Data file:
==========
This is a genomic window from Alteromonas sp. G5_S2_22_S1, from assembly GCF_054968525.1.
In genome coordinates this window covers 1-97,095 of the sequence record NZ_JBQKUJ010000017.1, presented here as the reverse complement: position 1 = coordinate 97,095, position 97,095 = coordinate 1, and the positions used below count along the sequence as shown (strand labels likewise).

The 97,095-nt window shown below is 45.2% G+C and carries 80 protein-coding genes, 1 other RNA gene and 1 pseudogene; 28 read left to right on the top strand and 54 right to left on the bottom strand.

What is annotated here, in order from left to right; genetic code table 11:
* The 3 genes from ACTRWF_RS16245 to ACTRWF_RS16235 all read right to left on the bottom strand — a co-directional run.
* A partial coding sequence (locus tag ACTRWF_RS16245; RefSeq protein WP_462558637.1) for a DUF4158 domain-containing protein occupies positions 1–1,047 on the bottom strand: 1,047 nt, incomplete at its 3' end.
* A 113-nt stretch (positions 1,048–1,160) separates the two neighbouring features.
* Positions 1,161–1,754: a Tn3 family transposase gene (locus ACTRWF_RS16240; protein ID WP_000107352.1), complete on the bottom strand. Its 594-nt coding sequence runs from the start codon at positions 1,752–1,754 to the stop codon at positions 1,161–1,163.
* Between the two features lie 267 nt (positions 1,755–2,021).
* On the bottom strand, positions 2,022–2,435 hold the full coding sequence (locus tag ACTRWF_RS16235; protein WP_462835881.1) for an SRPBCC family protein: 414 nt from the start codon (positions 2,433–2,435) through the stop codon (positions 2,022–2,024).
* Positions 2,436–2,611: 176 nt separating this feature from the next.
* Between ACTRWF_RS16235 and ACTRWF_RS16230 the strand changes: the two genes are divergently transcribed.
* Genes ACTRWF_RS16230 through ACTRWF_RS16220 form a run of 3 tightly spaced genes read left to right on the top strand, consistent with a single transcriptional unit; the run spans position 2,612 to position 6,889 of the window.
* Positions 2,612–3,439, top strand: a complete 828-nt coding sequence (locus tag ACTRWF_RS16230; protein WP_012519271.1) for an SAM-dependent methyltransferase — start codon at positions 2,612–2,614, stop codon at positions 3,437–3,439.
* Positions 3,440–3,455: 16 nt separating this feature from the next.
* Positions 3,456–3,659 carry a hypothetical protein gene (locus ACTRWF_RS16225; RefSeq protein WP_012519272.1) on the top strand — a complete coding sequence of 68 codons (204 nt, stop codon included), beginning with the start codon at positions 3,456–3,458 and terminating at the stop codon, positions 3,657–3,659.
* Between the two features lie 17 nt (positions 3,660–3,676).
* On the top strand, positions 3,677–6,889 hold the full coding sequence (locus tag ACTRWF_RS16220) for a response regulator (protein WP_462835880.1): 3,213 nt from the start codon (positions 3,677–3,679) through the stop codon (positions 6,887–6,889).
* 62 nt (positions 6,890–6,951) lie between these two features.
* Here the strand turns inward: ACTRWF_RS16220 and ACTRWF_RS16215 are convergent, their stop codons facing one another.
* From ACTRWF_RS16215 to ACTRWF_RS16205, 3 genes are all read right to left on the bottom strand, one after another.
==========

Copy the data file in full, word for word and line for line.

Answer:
This is a genomic window from Alteromonas sp. G5_S2_22_S1, from assembly GCF_054968525.1.
In genome coordinates this window covers 1-97,095 of the sequence record NZ_JBQKUJ010000017.1, presented here as the reverse complement: position 1 = coordinate 97,095, position 97,095 = coordinate 1, and the positions used below count along the sequence as shown (strand labels likewise).

The 97,095-nt window shown below is 45.2% G+C and carries 80 protein-coding genes, 1 other RNA gene and 1 pseudogene; 28 read left to right on the top strand and 54 right to left on the bottom strand.

What is annotated here, in order from left to right; genetic code table 11:
* The 3 genes from ACTRWF_RS16245 to ACTRWF_RS16235 all read right to left on the bottom strand — a co-directional run.
* A partial coding sequence (locus tag ACTRWF_RS16245; RefSeq protein WP_462558637.1) for a DUF4158 domain-containing protein occupies positions 1–1,047 on the bottom strand: 1,047 nt, incomplete at its 3' end.
* A 113-nt stretch (positions 1,048–1,160) separates the two neighbouring features.
* Positions 1,161–1,754: a Tn3 family transposase gene (locus ACTRWF_RS16240; protein ID WP_000107352.1), complete on the bottom strand. Its 594-nt coding sequence runs from the start codon at positions 1,752–1,754 to the stop codon at positions 1,161–1,163.
* Between the two features lie 267 nt (positions 1,755–2,021).
* On the bottom strand, positions 2,022–2,435 hold the full coding sequence (locus tag ACTRWF_RS16235; protein WP_462835881.1) for an SRPBCC family protein: 414 nt from the start codon (positions 2,433–2,435) through the stop codon (positions 2,022–2,024).
* Positions 2,436–2,611: 176 nt separating this feature from the next.
* Between ACTRWF_RS16235 and ACTRWF_RS16230 the strand changes: the two genes are divergently transcribed.
* Genes ACTRWF_RS16230 through ACTRWF_RS16220 form a run of 3 tightly spaced genes read left to right on the top strand, consistent with a single transcriptional unit; the run spans position 2,612 to position 6,889 of the window.
* Positions 2,612–3,439, top strand: a complete 828-nt coding sequence (locus tag ACTRWF_RS16230; protein WP_012519271.1) for an SAM-dependent methyltransferase — start codon at positions 2,612–2,614, stop codon at positions 3,437–3,439.
* Positions 3,440–3,455: 16 nt separating this feature from the next.
* Positions 3,456–3,659 carry a hypothetical protein gene (locus ACTRWF_RS16225; RefSeq protein WP_012519272.1) on the top strand — a complete coding sequence of 68 codons (204 nt, stop codon included), beginning with the start codon at positions 3,456–3,458 and terminating at the stop codon, positions 3,657–3,659.
* Between the two features lie 17 nt (positions 3,660–3,676).
* On the top strand, positions 3,677–6,889 hold the full coding sequence (locus tag ACTRWF_RS16220) for a response regulator (protein WP_462835880.1): 3,213 nt from the start codon (positions 3,677–3,679) through the stop codon (positions 6,887–6,889).
* 62 nt (positions 6,890–6,951) lie between these two features.
* Here the strand turns inward: ACTRWF_RS16220 and ACTRWF_RS16215 are convergent, their stop codons facing one another.
* From ACTRWF_RS16215 to ACTRWF_RS16205, 3 genes are all read right to left on the bottom strand, one after another.